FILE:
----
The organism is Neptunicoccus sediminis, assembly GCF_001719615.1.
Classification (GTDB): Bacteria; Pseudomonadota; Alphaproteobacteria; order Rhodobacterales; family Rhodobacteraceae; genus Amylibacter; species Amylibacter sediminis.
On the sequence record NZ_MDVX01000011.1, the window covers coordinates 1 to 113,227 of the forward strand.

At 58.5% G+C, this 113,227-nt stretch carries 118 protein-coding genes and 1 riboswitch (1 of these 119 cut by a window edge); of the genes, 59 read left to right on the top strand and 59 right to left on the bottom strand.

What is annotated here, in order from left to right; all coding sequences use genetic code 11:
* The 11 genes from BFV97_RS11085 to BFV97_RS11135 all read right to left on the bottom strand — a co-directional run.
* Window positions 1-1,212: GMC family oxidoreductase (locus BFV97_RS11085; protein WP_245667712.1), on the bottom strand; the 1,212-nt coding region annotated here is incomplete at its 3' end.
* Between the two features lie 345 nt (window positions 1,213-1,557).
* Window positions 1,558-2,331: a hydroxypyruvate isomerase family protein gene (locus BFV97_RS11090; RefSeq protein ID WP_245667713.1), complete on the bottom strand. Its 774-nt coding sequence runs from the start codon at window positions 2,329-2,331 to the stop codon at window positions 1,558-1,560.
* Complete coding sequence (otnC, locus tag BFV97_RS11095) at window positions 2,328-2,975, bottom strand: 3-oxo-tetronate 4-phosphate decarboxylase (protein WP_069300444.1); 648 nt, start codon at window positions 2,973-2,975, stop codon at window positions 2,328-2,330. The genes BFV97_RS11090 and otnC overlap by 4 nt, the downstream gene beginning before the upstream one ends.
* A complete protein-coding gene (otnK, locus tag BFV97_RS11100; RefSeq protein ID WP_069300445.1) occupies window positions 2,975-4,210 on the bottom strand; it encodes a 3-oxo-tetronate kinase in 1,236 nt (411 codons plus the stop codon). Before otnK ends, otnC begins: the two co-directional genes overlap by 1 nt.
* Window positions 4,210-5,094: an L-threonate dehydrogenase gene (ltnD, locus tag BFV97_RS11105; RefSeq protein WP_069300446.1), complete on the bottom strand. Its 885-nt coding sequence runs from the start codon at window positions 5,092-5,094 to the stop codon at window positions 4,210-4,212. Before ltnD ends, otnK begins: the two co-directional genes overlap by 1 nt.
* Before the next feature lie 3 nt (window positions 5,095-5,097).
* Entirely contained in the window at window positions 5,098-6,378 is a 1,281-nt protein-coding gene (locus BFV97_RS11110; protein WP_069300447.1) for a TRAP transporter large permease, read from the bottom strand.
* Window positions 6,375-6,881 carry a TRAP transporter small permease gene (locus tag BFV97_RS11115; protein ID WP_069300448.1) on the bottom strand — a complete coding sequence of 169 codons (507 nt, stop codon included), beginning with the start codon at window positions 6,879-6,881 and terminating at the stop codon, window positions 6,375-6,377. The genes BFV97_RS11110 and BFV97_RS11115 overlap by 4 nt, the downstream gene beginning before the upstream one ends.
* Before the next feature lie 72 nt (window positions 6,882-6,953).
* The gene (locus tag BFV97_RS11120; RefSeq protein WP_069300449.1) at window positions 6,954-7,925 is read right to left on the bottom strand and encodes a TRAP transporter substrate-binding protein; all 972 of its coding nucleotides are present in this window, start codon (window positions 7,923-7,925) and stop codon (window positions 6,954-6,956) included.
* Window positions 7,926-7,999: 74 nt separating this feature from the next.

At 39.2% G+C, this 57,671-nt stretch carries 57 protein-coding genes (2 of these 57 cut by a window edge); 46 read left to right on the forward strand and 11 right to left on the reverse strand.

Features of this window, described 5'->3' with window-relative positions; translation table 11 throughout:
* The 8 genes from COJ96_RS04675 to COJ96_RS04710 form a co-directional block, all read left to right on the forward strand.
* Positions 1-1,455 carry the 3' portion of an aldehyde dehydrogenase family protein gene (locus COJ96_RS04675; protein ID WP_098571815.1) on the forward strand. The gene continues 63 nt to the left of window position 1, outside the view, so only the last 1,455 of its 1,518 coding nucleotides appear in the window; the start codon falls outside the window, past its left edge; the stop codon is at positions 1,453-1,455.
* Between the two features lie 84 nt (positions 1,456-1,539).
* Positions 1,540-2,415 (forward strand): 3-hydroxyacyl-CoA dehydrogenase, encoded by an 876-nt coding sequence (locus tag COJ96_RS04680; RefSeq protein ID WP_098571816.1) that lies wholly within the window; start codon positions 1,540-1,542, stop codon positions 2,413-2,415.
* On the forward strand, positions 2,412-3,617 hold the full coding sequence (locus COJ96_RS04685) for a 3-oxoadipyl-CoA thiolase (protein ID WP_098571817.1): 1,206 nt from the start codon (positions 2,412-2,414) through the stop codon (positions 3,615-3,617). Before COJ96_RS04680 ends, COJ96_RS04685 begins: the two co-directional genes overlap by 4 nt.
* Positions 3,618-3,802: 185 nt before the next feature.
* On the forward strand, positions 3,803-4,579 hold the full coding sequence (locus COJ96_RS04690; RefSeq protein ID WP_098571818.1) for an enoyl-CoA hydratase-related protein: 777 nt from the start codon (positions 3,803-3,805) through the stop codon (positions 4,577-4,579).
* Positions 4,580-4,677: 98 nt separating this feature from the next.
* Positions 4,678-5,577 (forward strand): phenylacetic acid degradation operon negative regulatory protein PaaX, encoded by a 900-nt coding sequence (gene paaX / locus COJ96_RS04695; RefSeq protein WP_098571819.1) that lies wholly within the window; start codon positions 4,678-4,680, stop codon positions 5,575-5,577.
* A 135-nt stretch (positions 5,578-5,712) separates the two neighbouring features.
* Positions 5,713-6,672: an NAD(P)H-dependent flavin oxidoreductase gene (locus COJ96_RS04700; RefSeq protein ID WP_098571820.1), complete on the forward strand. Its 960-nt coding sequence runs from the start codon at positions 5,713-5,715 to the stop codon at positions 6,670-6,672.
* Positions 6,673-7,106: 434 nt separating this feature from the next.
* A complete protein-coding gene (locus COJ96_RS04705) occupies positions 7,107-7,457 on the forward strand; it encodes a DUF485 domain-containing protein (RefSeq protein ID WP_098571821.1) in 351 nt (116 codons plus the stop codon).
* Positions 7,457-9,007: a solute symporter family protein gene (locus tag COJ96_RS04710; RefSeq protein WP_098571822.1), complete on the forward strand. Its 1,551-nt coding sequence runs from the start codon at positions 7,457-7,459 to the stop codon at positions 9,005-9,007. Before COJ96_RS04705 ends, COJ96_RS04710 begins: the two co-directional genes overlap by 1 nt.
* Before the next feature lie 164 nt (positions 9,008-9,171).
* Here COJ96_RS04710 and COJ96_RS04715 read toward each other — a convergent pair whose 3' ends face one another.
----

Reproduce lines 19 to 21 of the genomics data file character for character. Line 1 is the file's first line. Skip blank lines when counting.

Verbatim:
At 39.2% G+C, this 57,671-nt stretch carries 57 protein-coding genes (2 of these 57 cut by a window edge); 46 read left to right on the forward strand and 11 right to left on the reverse strand.

Features of this window, described 5'->3' with window-relative positions; translation table 11 throughout:
* The 8 genes from COJ96_RS04675 to COJ96_RS04710 form a co-directional block, all read left to right on the forward strand.